STRAVINSKY: Divertimento; SHOSTAKOVICH: Violin Sonata – Vladimir Stoupel, v./ Judith Ingolfsson, p. – Audite

by | Feb 28, 2012 | SACD & Other Hi-Res Reviews

STRAVINSKY: Divertimento; SHOSTAKOVICH: Violin Sonata – Vladimir Stoupel, violin/ Judith Ingolfsson, piano – Audite multichannel SACD 92.576, 54:39 [Distr. by Naxos] ****:
The Ice Maiden by Hans Christian Andersen served as the storyline fodder for Igor Stravinsky’s fairytale ballet Le Baiser de la Fee, one of three neo-classic ballets he created in France. It was created for the 35th anniversary of the death of Tchaikovsky, and he used an assemblage of songs and piano works all through the ballet. The result is certainly one of the most tuneful scores Stravinsky ever penned, and even today maintains a wide popularity, being recorded by many greats over the years, and immortalizing a lot of Tchaikovsky’s music that would not have attained such status in the original form.
This ballet received no less than four reworking’s, entirely within the work ethic of the composer, who would make as many versions as needed to supply the needs of any ensemble or performers who wished to have performing scores for their own purposes. On this recording we have the first such arrangement, suggested to the composer by violinist Samuel Dushkin. It works well, and remains a popular adaptation. Stoupel and Ingolfsson play it with a lot of rhythmic flexibility and enjoyment.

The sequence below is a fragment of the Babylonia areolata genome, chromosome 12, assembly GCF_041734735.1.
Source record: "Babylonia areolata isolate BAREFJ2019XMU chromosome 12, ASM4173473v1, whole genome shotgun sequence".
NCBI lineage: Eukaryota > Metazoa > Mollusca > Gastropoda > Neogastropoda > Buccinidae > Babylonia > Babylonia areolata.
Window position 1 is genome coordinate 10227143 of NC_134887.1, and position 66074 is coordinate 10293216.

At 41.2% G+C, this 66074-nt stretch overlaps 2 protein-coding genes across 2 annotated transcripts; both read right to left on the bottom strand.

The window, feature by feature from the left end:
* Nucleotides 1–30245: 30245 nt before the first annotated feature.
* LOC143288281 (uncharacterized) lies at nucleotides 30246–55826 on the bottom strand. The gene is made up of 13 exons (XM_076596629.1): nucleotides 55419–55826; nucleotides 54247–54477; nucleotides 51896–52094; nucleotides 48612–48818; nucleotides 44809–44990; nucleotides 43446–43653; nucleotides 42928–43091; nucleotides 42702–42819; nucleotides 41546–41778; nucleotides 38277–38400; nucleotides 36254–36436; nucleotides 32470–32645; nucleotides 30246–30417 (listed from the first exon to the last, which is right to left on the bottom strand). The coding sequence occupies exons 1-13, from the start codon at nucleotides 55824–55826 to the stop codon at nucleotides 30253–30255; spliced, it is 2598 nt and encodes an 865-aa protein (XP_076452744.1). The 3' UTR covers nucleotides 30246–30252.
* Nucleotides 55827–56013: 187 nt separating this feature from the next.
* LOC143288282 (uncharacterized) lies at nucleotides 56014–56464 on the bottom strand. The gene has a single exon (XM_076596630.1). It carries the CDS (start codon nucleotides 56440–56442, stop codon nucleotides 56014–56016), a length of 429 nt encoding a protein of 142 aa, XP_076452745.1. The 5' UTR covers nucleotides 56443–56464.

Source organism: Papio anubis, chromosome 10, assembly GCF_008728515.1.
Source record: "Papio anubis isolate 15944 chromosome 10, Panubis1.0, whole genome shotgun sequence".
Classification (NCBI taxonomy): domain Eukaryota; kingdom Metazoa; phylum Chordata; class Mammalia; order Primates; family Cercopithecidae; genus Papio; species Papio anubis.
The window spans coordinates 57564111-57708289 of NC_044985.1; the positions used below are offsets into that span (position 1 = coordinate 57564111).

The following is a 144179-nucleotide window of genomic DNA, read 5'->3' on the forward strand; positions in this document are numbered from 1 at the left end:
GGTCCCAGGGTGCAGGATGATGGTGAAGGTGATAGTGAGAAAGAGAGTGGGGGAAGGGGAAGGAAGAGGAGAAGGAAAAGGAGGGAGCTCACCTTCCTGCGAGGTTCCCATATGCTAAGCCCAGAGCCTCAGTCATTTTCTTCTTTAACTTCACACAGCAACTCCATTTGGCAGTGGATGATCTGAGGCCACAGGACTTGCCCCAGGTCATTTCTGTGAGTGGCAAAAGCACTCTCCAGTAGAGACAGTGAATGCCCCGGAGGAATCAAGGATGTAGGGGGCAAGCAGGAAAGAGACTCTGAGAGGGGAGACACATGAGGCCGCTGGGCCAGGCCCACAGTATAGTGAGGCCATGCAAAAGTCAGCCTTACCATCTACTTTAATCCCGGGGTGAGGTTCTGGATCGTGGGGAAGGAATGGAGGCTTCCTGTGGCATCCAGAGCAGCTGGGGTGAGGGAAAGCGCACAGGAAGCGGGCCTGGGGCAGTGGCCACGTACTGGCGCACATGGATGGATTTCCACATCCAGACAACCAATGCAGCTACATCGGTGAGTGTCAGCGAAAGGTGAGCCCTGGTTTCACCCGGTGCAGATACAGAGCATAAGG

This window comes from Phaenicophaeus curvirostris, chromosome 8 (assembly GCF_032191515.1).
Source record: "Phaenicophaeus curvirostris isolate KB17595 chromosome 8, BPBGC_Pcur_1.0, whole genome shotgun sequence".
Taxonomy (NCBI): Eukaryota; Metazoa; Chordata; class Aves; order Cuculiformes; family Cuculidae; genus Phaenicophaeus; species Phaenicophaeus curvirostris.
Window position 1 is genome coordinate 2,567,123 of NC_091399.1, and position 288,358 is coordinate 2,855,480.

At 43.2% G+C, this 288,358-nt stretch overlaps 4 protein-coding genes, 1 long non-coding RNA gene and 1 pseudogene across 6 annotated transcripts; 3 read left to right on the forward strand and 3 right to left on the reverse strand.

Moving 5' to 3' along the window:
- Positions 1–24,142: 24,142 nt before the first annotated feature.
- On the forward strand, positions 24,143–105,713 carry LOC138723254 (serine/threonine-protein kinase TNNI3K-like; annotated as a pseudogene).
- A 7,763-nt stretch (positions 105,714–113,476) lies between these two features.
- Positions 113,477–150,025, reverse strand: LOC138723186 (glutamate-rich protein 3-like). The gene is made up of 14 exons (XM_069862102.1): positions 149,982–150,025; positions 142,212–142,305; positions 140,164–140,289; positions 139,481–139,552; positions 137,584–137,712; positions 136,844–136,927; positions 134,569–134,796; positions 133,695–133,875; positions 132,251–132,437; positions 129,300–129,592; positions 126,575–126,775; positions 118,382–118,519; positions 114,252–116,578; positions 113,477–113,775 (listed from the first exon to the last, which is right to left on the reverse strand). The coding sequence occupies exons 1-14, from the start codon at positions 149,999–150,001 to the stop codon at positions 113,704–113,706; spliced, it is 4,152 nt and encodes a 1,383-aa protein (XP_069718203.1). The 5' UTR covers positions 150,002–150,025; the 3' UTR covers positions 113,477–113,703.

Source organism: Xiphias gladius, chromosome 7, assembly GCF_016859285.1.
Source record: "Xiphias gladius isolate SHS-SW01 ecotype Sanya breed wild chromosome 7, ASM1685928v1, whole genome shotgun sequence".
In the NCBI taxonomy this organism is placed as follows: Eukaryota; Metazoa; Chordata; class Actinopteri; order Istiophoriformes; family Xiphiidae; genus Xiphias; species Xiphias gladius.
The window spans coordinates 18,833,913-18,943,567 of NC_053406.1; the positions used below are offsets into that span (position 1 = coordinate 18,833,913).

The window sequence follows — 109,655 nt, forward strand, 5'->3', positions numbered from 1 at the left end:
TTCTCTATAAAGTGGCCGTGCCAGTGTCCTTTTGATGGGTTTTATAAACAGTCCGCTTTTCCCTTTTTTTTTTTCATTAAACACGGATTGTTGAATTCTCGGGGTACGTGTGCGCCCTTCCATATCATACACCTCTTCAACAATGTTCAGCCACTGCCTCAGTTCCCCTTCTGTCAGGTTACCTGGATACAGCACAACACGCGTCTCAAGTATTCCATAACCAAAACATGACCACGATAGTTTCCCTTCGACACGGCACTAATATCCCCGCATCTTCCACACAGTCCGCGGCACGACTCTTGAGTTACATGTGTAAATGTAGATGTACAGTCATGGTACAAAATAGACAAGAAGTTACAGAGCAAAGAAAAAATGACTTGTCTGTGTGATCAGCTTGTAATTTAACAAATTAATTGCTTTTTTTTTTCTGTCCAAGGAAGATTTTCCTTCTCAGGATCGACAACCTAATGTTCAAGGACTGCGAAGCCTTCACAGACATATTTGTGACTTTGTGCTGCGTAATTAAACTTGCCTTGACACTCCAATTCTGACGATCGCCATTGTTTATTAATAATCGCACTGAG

The Shostakovich is an entirely different emotional experience, one of the most harrowing sonatas in the literature, and light years divorced from the insouciance of the Stravinsky. It was dedicated to David Oistrakh, who recorded a near-definitive version of the piece. The work is death-oriented; a circular vision that ends with the slow material it begins with. This is a piece that takes a great deal of concentration and thought in order to convey emotion, and not just any emotion but one that allows for a progression of ideology that tells a story in a comprehensible manner while still presenting music that is attractive enough to not alienate the listener.
Stoupel and Ingolfsson again take no precautions with this work, understanding it primarily as a nihilistic meditation on ultimate death, but playing it with a prophylactic reasoning that still maintains focus on the piece as pure music devoid of too many extra-musical associations. It works—they are able to refocus our attention on the notes themselves and present an accessible and cogent argument.
The recording is first-rate with the surround sound floating the two artists nicely all around. Short timing, but excellent concept and performances.
—Steven Ritter

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